The yellow-green leaves that frame the deep red blooms, which dominate the painting, offer a balanced configuration.

“One of the important elements of my work, besides colour, is composition. My aim is to create harmonious paintings that make people happy,” says the artist.

Prosperity Koi illustrates a school of nine of the fish, which have symbolic significance in Chinese culture. The offering of nine koi to new parents is considered the most meaningful gift of all because it will bless the child with two secrets of success — determination and flexibility — which are traits believed to be found in koi.

But the importance of nine koi extends beyond the story of success and harmony to include luck, wealth and protection. The number nine represents completeness and eternity in Chinese culture.

Fluttering Grace depicts an intriguing combination of the Vanda “Miss Joaquim” orchid, banana trees and a company of macaw parrots perched on tree branches. Measuring 68cm by 106cm, the artwork illustrates the landscape of Southeast Asia.

Also apparent in Tang’s body of work are visually stimulating lines and shapes. Illustrated in the 90cm by 68cm Joyful Bliss is the alluring Phalaenopsis Blume orchid with a company of budgerigar parrots either fluttering in the air or perched on a tree branch. The common pet parakeets are illustrated in pastel blue and green.

Traditionally, owning or gifting such a painting reflects a cultured mind or a person schooled in Chinese aesthetic and customs. It goes beyond displaying something that is symbolic of prosperity or merely wishing good luck.


Born in Johor Baru, Tang studied at Singapore’s Nanyang Academy of Fine Arts from 1974 to 1976 and graduated with a diploma in Western art.

Under the tutelage of renowned Singaporean pioneer artist, Georgette Chen (1906-1993), Tang learnt to incorporate into his paintings Eastern sentiments with Western techniques.

Paris-trained Chen, who painted in the post-Impressionism style, taught Tang the fundamentals of Western compositions, such as perspective.

Tang himself taught at a college that he founded — Raphael Academy of Art — in Johor Baru between 1991 and 1998.

“I was the principal of the now defunct college and taught watercolour to diploma students for seven years. At the same time, I was creating artworks to sell to collectors in Singapore and Australia,” he says.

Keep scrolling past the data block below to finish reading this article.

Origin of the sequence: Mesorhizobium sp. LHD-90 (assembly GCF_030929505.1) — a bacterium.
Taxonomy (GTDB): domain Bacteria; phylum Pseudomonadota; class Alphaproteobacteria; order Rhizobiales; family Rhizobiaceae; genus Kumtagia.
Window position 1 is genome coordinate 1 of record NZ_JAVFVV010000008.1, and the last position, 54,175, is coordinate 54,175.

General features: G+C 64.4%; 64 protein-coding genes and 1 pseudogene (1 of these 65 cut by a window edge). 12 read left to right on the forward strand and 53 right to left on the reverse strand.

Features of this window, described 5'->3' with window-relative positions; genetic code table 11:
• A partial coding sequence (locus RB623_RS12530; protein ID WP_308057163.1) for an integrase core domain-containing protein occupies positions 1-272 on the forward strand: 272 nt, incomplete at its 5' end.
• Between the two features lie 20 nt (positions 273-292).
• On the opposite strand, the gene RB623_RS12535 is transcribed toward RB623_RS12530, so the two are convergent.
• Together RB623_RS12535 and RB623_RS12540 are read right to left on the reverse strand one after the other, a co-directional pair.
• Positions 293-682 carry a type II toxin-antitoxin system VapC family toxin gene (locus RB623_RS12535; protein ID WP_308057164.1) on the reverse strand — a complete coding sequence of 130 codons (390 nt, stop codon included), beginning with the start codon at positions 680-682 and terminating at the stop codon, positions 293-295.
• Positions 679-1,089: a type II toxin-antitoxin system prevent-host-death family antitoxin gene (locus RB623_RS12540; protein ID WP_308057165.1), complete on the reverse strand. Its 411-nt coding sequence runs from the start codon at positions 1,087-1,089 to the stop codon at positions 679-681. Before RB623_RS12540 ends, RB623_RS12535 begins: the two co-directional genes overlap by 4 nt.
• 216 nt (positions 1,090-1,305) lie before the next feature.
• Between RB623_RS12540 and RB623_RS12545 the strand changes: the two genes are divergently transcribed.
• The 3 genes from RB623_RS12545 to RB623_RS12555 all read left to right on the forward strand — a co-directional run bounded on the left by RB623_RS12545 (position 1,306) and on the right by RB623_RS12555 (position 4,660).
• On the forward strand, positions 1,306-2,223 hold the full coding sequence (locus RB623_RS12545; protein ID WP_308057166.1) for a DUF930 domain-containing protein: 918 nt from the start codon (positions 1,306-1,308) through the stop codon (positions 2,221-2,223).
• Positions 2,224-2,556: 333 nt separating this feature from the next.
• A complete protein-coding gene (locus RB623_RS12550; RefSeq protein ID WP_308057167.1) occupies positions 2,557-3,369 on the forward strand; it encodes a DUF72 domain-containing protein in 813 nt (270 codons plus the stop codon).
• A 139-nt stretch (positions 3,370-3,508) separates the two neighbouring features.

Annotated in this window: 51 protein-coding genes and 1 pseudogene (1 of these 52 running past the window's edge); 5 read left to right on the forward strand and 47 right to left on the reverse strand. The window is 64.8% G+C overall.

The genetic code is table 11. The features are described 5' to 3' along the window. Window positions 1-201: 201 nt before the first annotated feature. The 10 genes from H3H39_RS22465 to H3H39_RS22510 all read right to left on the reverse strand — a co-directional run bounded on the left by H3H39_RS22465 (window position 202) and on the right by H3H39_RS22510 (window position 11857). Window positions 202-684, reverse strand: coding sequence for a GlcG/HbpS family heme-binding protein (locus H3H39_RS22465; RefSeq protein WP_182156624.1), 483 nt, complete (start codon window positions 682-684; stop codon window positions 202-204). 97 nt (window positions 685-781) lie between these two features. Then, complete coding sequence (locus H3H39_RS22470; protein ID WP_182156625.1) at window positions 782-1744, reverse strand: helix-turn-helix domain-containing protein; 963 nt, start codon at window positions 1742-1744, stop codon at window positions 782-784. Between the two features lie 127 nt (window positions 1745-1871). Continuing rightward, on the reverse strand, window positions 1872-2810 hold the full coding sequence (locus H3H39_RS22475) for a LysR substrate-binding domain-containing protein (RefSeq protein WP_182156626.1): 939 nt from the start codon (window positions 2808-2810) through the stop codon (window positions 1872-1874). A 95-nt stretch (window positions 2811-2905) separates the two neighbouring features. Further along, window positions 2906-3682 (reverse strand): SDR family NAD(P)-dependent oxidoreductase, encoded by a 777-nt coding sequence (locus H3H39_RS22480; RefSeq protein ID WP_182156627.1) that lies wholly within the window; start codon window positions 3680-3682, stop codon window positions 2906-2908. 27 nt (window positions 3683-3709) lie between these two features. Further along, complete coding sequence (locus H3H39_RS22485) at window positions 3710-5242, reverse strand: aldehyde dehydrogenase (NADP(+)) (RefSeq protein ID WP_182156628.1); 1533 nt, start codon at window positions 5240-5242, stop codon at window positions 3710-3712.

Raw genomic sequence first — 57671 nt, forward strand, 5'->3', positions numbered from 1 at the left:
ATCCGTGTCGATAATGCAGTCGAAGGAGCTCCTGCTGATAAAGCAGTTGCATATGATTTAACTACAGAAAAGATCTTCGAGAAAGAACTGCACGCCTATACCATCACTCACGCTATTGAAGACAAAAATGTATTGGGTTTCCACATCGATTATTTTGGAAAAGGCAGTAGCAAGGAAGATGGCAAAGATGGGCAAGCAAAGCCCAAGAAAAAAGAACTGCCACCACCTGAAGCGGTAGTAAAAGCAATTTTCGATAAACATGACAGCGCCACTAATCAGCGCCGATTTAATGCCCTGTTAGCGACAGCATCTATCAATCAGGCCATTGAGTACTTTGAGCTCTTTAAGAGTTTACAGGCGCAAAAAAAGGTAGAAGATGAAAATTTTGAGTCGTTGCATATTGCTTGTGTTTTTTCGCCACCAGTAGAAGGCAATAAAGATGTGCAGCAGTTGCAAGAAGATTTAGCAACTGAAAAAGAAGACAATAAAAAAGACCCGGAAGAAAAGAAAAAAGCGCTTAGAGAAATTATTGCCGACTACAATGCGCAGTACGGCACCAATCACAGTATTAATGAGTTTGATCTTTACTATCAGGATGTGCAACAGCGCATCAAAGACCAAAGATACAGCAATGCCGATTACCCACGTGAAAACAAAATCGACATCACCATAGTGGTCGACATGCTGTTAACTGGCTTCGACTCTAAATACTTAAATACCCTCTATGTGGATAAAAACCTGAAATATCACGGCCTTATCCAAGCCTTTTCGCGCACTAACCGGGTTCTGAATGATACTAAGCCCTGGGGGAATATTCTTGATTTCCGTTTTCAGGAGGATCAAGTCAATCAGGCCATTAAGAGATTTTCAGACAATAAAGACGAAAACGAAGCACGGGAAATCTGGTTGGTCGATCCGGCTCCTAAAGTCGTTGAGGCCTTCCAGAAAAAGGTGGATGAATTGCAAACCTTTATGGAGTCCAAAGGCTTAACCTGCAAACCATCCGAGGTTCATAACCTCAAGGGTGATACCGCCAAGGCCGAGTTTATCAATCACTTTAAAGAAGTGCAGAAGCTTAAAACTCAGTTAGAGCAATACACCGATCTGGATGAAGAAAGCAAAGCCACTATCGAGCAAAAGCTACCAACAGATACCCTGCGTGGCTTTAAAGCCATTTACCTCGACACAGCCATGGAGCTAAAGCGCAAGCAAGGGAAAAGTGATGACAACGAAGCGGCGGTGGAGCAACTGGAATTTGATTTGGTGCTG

Although his passion for producing orchid paintings is immeasurable, Tang claims to not have any emotional attachment to his work.

“All of my paintings are sold upon completion. I do not keep any of my old work,” he says when asked if he has an inventory of artworks created over the years.

His tutor Chen had kept most of her paintings until her death in 1993, when the Lee Foundation took custody of her collection. Most of her paintings were then donated to the Singapore Art Museum in 1994.


According to Tang, who has held international exhibitions since 1977, his artworks are well received in Singapore, Australia and Taiwan.

“My first and only exhibition in Kuala Lumpur was in 1986. Now, 30 years later, I have returned to show my new work,” he says.

Held at Shangri-La Hotel, Kuala Lumpur, the 1986 exhibition was said by the artist to have been supported by Joyce Kuok, then wife of business tycoon Robert Kuok.

Entitled The Dream Landscape Series, the show comprised around 30 watercolour orchid paintings and was officiated at by the then Urban Development Authority chairman Tan Sri Murad Mohd Noor.

Tang was also commissioned by hotels and restaurants in Singapore, Hong Kong and Malaysia to paint for them.

His artworks are in various private collections abroad as well as in the hands of public institutions and corporations, including the Singapore Art Museum, Singapore Changi Airport, Citibank, Gulf International Bank, Shangri-La Group and Royal Holiday Inn in Singapore.


Link to pdf